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Videos - Promotional, Documentaries and Shorts


Journey to Ireland 2019

Eclipse Commercial

Drone footage Ireland

My African Journey Pt 1- 4K

Sue Marsh Howard Counselor - 4K

Niagara Falls in Winter - 4K

Hansen's Spectacular Arobatic Sensation - 4K

True Tree Company - 4K

Wilson Enterprise #2 - 4K

Auction of My Family Home - 720P

Behind The Colored Lights
Trailer
- 720P

Behind The Colored Lights - 720P

Graduation Presentation,
"What Is Art?"
- 720P

Powers Great American
Midways Promotional Video
- 720P

Behind The Colored Lights Trailer
Documentary Film

Winner of Thomas Edison
Black Maria Film and Video Festival Directors Citation Award 2006

Behind The Colored Lights

an insider's view of the carnival

Melanie's moving video portrait of her sister, Debbie, and Debbie's husband, Corky, reveals 6 generations of Carneys. Corky's great-grandfather started in the business when the first carnivals began -- during America's great depression of the 20s and 30s. At that time, small festivals were held in towns to promote an inexpensive form of fun. Often centered on farmers markets and farm animal contests, suddenly these game and side shows popped up all over the country. Traveling from town to town was just a way to continue the concessionaires' income source.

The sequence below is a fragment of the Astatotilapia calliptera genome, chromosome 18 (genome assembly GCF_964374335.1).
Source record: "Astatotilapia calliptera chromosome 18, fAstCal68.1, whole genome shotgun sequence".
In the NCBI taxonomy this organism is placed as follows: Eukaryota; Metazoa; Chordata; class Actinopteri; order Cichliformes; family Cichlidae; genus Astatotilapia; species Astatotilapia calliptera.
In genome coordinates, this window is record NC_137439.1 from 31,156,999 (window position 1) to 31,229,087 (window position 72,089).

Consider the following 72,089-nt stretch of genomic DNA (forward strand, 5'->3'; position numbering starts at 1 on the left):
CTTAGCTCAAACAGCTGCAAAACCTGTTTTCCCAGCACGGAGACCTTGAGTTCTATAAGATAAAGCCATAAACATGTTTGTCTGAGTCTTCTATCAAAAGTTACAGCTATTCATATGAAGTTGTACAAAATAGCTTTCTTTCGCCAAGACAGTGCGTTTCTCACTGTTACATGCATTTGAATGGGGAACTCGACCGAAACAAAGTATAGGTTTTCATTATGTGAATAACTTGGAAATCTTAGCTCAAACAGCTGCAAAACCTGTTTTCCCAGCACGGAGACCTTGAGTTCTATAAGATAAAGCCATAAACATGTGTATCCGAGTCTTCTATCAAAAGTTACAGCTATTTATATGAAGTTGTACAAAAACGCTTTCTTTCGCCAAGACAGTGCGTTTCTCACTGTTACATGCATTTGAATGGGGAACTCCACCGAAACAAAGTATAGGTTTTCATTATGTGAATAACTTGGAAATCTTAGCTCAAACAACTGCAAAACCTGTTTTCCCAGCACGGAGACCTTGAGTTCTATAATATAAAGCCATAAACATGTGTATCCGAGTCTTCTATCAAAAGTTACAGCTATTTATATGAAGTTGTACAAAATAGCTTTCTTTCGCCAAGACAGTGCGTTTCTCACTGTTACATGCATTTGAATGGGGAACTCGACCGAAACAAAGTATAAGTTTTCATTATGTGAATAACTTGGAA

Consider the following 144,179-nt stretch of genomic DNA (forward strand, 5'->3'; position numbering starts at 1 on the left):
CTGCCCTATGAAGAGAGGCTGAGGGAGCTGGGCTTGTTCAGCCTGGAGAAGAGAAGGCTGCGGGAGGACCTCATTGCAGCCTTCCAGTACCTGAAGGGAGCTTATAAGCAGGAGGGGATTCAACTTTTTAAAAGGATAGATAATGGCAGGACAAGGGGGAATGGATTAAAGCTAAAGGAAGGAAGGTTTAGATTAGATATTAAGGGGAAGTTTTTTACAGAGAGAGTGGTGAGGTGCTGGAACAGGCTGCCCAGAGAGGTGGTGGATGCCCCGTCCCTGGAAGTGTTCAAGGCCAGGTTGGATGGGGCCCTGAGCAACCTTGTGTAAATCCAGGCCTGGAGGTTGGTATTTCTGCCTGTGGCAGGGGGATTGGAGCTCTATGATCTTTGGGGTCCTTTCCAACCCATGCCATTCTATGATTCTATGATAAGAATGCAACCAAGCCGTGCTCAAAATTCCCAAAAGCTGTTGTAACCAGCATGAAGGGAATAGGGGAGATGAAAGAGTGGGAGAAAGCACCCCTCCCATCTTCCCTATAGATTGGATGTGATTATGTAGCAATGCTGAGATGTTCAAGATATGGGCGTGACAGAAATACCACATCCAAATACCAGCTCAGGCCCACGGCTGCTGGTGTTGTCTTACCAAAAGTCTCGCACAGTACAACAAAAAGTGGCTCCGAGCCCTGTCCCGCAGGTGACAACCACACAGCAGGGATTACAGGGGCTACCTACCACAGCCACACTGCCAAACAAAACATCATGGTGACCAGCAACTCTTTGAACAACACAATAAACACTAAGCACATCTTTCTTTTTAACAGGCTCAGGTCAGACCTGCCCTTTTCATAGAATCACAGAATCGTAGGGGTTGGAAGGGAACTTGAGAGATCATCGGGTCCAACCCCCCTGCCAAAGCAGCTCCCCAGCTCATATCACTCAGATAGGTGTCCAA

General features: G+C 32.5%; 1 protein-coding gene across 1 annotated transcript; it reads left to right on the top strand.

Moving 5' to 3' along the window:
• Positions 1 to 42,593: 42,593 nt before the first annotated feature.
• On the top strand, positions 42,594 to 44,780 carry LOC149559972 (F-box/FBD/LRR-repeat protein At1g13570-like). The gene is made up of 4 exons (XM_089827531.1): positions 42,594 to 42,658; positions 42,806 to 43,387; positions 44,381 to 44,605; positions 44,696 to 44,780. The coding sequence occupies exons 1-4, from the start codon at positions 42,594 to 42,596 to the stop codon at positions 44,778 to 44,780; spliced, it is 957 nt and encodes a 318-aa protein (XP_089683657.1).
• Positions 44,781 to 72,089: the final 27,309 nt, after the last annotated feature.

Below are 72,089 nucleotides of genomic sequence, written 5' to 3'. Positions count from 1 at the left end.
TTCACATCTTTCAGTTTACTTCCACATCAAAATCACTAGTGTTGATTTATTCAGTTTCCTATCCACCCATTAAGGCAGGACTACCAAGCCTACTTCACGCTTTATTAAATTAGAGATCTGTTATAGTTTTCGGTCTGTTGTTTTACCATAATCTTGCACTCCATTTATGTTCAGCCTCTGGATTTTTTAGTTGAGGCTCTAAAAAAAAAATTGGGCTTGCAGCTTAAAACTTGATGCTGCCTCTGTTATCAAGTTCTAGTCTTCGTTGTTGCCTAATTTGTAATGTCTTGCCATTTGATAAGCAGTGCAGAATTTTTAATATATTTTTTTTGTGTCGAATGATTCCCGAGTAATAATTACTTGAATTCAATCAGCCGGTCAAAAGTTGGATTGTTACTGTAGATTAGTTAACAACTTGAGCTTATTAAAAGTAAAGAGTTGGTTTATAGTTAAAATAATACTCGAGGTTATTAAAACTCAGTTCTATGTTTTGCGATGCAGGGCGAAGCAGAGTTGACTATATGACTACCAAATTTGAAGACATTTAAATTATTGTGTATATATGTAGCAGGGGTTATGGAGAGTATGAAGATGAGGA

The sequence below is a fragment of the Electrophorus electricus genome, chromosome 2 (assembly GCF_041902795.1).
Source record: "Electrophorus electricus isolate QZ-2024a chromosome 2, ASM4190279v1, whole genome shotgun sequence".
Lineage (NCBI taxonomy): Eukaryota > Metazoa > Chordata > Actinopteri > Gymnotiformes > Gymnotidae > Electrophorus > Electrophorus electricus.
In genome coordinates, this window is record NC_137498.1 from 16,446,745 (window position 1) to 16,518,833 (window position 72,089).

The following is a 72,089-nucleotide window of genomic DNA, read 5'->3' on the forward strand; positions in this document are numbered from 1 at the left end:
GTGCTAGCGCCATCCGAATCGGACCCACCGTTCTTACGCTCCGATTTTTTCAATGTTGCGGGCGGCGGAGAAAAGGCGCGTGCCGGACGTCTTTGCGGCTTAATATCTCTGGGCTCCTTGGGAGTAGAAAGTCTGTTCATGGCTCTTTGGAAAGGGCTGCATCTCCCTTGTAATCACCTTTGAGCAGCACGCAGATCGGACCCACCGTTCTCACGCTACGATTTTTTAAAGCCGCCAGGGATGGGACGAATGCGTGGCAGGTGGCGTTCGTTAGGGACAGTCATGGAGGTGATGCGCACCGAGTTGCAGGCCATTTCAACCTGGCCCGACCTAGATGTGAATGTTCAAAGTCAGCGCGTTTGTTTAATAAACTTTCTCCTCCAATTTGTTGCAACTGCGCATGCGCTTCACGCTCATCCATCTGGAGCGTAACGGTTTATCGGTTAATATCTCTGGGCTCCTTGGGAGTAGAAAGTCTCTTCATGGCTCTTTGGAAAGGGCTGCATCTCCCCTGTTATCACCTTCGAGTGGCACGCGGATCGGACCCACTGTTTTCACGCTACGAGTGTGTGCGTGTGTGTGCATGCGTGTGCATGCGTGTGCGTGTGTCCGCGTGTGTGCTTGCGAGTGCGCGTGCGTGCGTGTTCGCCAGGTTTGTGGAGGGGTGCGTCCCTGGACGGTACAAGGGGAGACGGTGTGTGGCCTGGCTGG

“Some days I’d give it up for a quarter,” Corky says with a smile, but "it's in my blood." Corky remembers his childhood pet, a two-nosed dog named Sputnik, which was put on display to generate family income. In general it was this time period of shysters and trickery the film exposes that generated the negative view the public still has today about carnivals and carnival people. Joining Melanie BEHIND THE COLORED LIGHTS an audience shares her personal lens into the experience of traveling the circuit for many years. Back then she was careful to avoid the 'bally' calls of game concessions and instead worked and owned food stands. Viewers will see and hear from the actual Carneys who experienced those colorful bygone days and are now moving into the future. Their stories reveal a life that is changing dramatically from a self-serving cutthroat business to an extended family where all are for one and one is for all.

Current tight state agency controls and stringent weekly restrictions mean that customers are more comfortable and secure than ever in this entertainment industry. Many insiders say the carnival business is rapidly changing into a "Disney on wheels," with some shows boasting 100 rides. Corky and Debbie’s show, Powers Great American Midways, was recently awarded an industry comedy award for "the show with the most teeth." Debbie, who works constantly and owns several food stands says: “Having teeth makes a good impression and looks as though you care about your hygiene." The traveling nature of the business draws a transient type of individual, and it is Debbie and Corky's leadership that helps make a difference that can be seen all the way down to the cleanliness and appearance of these “ride jocks.”

With the final click of her camera, the filmaker lets see for ourselves that all of these seasoned Carneys are not unlike the neighbor next door: down to earth, hard working people, many of them just trying to get their kids through college. "I love the carnival," says the film makers mother while working in one of Debbies ice cream stands. "I love the people, and I love the product, as you can see," she says chuckling as she pats her stomach.

Melanie Heinrich

 

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